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May-18-Flavours.pdf (143 KB)

Flavours are the chemical additions to a base product to offset the harsh tastes or odours from certain ingredients, by covering the “off” notes. Some common tastes that we attempt to rid are: bitterness, a metallic aftertaste and beany notes. These tastes are exerted from the different active ingredients which constitute a final product.

Each category of active ingredients inhibits a different taste.

Masking flavours is unknowingly performed on an everyday basis. The pairing of the flavour additive with the product is an intricate task, as most flavour profiles have complex mixtures of ingredients which interact with each other.

For different taste sensations, a general list of flavours has been associated with masking it.

Taste preference needs to be factored in when it comes to a target audience. For each age group, the flavour acceptance varies.

Aside from overcoming harsh tastes and odours, flavours can serve other purposes.

Indispensable – Adding taste where one does not exist

Characterisation – Giving a product an identity through taste and aroma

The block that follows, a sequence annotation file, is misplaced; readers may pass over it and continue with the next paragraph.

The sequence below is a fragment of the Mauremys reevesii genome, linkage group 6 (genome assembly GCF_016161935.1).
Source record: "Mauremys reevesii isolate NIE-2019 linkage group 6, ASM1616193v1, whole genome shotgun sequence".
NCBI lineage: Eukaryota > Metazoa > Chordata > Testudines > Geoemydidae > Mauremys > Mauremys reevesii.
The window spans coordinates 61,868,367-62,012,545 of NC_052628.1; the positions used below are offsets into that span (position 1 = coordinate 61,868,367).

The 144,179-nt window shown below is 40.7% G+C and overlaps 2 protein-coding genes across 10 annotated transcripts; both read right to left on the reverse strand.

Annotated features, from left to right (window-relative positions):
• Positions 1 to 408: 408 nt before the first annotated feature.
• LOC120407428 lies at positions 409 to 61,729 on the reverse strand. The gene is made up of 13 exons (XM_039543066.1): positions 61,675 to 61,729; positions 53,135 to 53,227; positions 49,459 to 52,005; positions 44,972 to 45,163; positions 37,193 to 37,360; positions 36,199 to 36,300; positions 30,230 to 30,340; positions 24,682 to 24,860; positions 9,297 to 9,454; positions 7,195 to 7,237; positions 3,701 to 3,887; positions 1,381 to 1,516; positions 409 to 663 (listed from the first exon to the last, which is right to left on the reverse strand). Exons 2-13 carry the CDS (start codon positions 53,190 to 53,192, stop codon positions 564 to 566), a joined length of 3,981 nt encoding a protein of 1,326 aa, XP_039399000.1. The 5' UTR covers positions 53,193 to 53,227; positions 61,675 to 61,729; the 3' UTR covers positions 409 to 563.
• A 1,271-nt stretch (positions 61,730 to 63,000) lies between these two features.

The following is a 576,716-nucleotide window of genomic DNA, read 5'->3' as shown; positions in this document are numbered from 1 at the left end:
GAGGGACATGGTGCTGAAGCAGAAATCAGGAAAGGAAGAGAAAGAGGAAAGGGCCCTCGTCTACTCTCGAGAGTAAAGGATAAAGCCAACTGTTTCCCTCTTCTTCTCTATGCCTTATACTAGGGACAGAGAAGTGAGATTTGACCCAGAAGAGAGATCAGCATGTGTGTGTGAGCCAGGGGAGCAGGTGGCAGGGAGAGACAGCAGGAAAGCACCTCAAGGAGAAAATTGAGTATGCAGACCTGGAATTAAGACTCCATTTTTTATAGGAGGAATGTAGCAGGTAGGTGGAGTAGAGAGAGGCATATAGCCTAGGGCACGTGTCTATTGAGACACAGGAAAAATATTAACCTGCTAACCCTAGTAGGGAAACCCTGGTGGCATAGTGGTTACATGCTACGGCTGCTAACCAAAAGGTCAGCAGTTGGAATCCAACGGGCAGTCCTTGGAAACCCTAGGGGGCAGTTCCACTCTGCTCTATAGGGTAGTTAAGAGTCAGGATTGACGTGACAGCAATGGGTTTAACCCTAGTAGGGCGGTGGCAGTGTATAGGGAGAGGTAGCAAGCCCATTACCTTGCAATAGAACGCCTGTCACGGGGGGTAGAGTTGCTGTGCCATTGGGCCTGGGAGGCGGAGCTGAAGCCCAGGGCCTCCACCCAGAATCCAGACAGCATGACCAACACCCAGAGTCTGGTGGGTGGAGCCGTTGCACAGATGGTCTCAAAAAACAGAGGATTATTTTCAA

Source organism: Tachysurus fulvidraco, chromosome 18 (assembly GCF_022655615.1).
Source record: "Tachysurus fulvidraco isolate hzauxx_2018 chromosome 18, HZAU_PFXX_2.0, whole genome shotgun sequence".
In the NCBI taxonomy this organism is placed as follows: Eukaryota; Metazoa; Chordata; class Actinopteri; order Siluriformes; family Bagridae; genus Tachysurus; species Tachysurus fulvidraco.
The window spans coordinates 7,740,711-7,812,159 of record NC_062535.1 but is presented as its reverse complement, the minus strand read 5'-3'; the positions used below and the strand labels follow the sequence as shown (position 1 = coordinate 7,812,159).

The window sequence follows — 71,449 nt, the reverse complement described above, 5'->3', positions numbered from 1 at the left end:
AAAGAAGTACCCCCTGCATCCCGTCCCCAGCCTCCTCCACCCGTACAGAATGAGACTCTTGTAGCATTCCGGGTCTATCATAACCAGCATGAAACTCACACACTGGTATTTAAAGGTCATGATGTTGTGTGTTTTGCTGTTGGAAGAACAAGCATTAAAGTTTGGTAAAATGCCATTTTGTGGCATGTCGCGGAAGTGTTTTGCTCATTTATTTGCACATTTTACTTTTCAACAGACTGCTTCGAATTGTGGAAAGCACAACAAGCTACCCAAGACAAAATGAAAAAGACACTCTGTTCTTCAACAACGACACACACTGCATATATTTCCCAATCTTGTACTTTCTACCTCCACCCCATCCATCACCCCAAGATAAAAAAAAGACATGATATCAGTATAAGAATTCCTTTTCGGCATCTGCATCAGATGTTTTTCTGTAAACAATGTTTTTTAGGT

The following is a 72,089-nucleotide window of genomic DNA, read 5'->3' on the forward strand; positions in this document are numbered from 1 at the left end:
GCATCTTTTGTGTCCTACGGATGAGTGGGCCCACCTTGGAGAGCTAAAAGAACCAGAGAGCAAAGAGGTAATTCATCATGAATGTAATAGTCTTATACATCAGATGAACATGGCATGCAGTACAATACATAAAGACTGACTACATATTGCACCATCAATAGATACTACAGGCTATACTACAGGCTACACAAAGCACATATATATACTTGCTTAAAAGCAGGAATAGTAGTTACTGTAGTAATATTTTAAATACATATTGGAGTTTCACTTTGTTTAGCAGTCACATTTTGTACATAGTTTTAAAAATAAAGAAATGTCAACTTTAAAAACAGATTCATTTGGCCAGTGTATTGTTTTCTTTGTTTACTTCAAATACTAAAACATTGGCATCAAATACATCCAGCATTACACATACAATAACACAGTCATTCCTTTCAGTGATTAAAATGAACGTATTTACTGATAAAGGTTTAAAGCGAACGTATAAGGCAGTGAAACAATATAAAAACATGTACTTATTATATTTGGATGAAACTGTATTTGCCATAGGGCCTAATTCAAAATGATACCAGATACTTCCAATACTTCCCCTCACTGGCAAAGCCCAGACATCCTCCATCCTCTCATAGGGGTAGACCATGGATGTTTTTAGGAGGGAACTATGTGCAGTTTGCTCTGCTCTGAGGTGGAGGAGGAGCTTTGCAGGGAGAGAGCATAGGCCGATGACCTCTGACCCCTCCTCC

Compensation – Acts as a replacement for other ingredients or flavours, due to the fluctuating ingredient costs, natural ingredient availability and losses during the manufacturing process

Consistency – Maintaining the product profile during seasonal variation

Flavour Masking – a complete or partial reduction in intensity of a sensation as a function of other stimuli or sensations that are present at the same time.

Misconceptions of Flavours

Flavours are EASY – there is no one ingredient that can do everything. Creating a quality product tasks a complex formulation.

More is BETTER – strong flavours are an immediate fix, however entail a lingering off-aftertaste.
Over-flavouring will only cause distaste.

The synergy of ingredients – too many ingredients in a product will exhibit a serious off taste, which will require an exceptional masking agent.

Flavour profiles are TRANSFERRABLE – existing flavour profiles may not be compatible with new formulations.

There is a BEST flavour – there is not one flavour that is the best.

Flavours will last FOREVER – flavours will dissipate over time. Oxidation and protein breakdowns will affect the way the final product tastes.


Author: Jessica Ta